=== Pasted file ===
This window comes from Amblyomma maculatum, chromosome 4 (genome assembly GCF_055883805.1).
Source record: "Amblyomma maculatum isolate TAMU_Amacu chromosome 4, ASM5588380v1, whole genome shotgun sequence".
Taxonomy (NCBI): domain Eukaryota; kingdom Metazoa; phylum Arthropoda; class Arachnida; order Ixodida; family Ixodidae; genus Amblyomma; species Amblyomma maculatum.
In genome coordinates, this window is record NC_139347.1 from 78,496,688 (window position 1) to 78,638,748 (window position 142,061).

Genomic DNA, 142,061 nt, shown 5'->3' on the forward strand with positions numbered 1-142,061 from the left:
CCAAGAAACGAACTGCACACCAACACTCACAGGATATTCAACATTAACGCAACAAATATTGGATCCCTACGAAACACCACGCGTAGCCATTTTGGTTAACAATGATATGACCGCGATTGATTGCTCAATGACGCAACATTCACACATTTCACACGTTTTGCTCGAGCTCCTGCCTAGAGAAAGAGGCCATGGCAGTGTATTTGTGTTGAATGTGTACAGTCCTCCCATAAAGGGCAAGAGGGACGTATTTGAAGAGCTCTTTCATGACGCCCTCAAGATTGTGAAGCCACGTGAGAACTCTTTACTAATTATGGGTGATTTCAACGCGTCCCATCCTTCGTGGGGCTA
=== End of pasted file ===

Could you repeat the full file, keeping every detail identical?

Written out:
This window comes from Amblyomma maculatum, chromosome 4 (genome assembly GCF_055883805.1).
Source record: "Amblyomma maculatum isolate TAMU_Amacu chromosome 4, ASM5588380v1, whole genome shotgun sequence".
Taxonomy (NCBI): domain Eukaryota; kingdom Metazoa; phylum Arthropoda; class Arachnida; order Ixodida; family Ixodidae; genus Amblyomma; species Amblyomma maculatum.
In genome coordinates, this window is record NC_139347.1 from 78,496,688 (window position 1) to 78,638,748 (window position 142,061).

Genomic DNA, 142,061 nt, shown 5'->3' on the forward strand with positions numbered 1-142,061 from the left:
CCAAGAAACGAACTGCACACCAACACTCACAGGATATTCAACATTAACGCAACAAATATTGGATCCCTACGAAACACCACGCGTAGCCATTTTGGTTAACAATGATATGACCGCGATTGATTGCTCAATGACGCAACATTCACACATTTCACACGTTTTGCTCGAGCTCCTGCCTAGAGAAAGAGGCCATGGCAGTGTATTTGTGTTGAATGTGTACAGTCCTCCCATAAAGGGCAAGAGGGACGTATTTGAAGAGCTCTTTCATGACGCCCTCAAGATTGTGAAGCCACGTGAGAACTCTTTACTAATTATGGGTGATTTCAACGCGTCCCATCCTTCGTGGGGCTA